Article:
Close look on prescription pain medications

3 June 2016
Comments: 0
3 June 2016, Comments: 0

For certain types of pain in which over-the-counter medications do not work, the doctor might recommend prescription pain medications that provides a stronger form of pain relief. A doctor should be consulted regarding other medications used including any supplements since they might interact with these prescription pain medications.

Anticonvulsants

Even though anticonvulsants are generally utilized to manage seizures, they have also been effective in managing pain particularly those triggered by nerve damage. It is believed that these medications work by minimizing the ability of the nerves particularly the damaged nerves to send off pain signals.

Most anticonvulsants are well-tolerated, but carbamazepine can lead to serious side effects including allergic reactions or liver issues. In addition, it is also teratogenic and not given to pregnant women.

Pain medications

Anti-migraine medications are ideally used for managing migraines but the pain can be aborted if the medication is utilized at the onset of the symptoms.

Corticosteroids

Corticosteroids work by minimizing the inflammation and given in low doses to reduce the risk of adverse effects. The prescription pain medications can be taken orally, by injection, as a topical cream or with an inhaler.

Anti-migraine medications

There are 3 forms of medications given for migraines – ergots, triptans and isometheptene which are abortive medications because if taken early, can prevent a migraine attack or drastically reduce the associated pain.

These are ideally used for managing migraines but the pain can be aborted if the medication is utilized at the onset of the symptoms.

Just remember though that triptans have been linked to serious adverse effects including stroke and heart attack. Additionally, they poorly interact with other medications.

Antidepressants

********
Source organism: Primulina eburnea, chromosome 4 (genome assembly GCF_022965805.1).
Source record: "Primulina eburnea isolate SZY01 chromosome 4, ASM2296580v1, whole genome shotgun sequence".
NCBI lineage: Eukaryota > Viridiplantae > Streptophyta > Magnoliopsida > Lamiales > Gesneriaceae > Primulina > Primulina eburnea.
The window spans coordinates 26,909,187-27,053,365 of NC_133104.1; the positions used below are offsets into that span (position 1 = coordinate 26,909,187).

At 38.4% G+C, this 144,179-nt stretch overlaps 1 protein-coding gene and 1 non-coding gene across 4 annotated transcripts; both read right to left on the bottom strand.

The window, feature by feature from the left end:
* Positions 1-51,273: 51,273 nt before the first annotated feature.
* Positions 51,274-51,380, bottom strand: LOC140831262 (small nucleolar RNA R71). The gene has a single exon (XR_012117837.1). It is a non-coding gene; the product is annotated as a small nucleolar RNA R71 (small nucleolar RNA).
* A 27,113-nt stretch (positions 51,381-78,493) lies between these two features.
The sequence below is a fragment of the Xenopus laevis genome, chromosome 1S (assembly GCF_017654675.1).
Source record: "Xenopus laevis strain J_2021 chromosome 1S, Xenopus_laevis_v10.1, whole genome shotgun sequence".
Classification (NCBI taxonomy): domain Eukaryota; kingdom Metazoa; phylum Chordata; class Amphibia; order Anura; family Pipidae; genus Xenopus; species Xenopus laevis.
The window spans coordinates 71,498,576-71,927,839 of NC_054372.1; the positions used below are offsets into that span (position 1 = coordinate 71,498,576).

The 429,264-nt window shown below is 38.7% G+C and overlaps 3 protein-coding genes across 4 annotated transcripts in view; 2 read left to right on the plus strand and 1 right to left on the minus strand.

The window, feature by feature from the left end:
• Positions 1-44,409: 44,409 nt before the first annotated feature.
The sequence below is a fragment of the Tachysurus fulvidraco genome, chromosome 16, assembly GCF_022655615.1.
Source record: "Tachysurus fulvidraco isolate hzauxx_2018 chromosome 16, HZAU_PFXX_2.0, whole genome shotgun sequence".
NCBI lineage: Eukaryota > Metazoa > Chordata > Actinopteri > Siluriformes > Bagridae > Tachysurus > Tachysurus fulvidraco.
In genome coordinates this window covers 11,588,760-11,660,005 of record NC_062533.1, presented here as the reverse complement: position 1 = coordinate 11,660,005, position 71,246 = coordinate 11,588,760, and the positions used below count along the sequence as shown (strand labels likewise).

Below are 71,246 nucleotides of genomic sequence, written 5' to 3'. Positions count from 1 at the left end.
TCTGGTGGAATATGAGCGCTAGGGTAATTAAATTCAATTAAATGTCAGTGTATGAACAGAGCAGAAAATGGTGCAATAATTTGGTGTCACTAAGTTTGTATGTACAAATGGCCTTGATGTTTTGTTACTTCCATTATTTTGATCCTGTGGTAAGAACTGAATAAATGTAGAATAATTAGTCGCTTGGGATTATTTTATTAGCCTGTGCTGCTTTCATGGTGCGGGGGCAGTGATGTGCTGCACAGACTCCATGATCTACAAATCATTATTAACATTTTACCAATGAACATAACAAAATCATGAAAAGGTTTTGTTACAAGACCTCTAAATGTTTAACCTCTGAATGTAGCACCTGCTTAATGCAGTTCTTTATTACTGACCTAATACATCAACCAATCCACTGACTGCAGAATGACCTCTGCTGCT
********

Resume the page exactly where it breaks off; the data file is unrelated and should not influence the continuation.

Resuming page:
These medications work by changing the effects and levels of neurotransmitters in the brain. There are 3 major forms of antidepressants – selective serotonin norepinephrine reuptake inhibitors (SSNRIs), selective serotonin reuptake inhibitors (SSRIs) and tricyclics. The tricyclics are typically prescribed for pain.

Most of the antidepressants usually take several days or weeks to become effective. Due to this, they are prescribed with another pain medication such as a non-steroidal anti-inflammatory drug (NSAID). The dosage used to manage pain are often lower than those used to treat depression.

COX-2 inhibitors

These are categorized as NSAIDs that are not likely to trigger digestive upset than the other forms such as ibuprofen, aspirin and naproxen. The COX-2 inhibitors work by blocking the release of cyclo-oxygenase-2 which is an enzyme that triggers pain and inflammation.

Opioids

Opioids were originally derived from the poppy plant. At the present, these medications are available in both synthetic or organic forms. Some are even mixed with other pain medications such as acetaminophen and ibuprofen. Since opioids are narcotics with sedating effects, they are oftentimes given with stimulants.

Due to their potential to become addictive, they are only used as directed for a short period of time to minimize this risk. The detrimental effects might include nausea, constipation, breathing issues and drowsiness.

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